Department for International Trade
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Liam Fox encourages businesses to have their say on trade deals

International Trade Secretary yesterday addressed West Midlands businesses attending a consultation event in Birmingham.

Good afternoon, and welcome to DIT’s Free Trade Agreement stakeholder engagement event.

I’d like to thank Karl and the whole of KPMG for hosting us today, and British American Business, for helping my officials to organise this event.

I’m going to start by talking about beer.

I accept that it may seem a little bit early in the day to be talking about more alcohol. But the UK beer and cider industry is one of my favourite examples of the transformative power of Free Trade Agreements.

In the year before a formal FTA opened up South Korean markets to British exporters, the industry’s sales to that country were less than £2 million a year.

By 2017 however, Koreans were consuming some ten times that value of British beer and cider a year. By coincidence, I will be heading to South Korea tomorrow.

The quality of the product, of course, speaks for itself. Yet it also demonstrates how formal inter-governmental agreements can transform the prospects and profits of ordinary businesses across the UK.

As you will be aware, from April next year the United Kingdom will begin to negotiate new, independent trade deals with key partner nations.

The negotiations will be conducted by my Department for International Trade. Our department is one of the youngest in government – just two years old – but in that time we have built up an unparalleled repository of trade expertise.

The negotiation and signing of these agreements will be conducted at a government level. Yet FTAs exist not for the benefit of government departments, but for businesses across the United Kingdom.

That is why we have launched public consultations for our first four FTAs – with the United States, Australia, with New Zealand, and on the UK’s potential accession to the Trans-Pacific Trading Partnership.

You have all been invited here today because you have a stake in the outcome of these negotiations. Many of you will trade with one of these countries, or all of them.

All of you will have customers, or suppliers, that are some way connected to these nations. Globalisation has reached us all.

After all, Birmingham, and the wider Midlands Engine, is one of the most internationally-connected areas of the United Kingdom. Technology, advanced manufacturing and the aerospace industry all have a significant footprint here, and all require free and open access to the world’s markets.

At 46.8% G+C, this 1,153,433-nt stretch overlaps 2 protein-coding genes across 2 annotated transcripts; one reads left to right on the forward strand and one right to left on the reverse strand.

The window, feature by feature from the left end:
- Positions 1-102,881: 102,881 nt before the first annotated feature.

It is not only manufacturers and exporters of physical goods that stand to gain from our future free trade agreements.

The United Kingdom derives around 80% of its GDP from its service industry – more than almost any other nation in the G20. This is reflected in the make-up of today’s audience.

Yet the rules-based international system has often failed to liberalise the trade in services in the way that it has for goods. As such, services exports are often subjected to tariffs and complexities that goods are not.

Despite these constraints, the global trade in services tripled between 2000 and 2016.

How and what we trade is also changing rapidly. International data flows will be 300 times higher by 2021 then they were in 2005. We are living in a world where knowledge and information is traded as readily as cars and steel, and yet we have no framework to govern or facilitate it.

These FTAs, and the others that will follow, are an opportunity to redress the imbalance. They are a chance not only for the UK to open up new and vital market for our own companies, but to lead the way globally on trade in services liberalisation.

You are here today because we want your input in this process. I have mentioned the wealth of expertise that exists in my department, but that can only get us so far.

DIT exists to facilitate trade, and to help businesses from every corner of the United Kingdom to realise their global potential. To do that, we must shape our policy to your requirements.

We have a once in a generation chance to choose what kind of country we want to be, and we want you – our businesses – to help us to realise it.

And now I am happy to take a few questions, before I hand over to my officials, led by director Oliver Griffiths, who will take you through the Free Trade Agreement Consultations, and discuss the process with you further.


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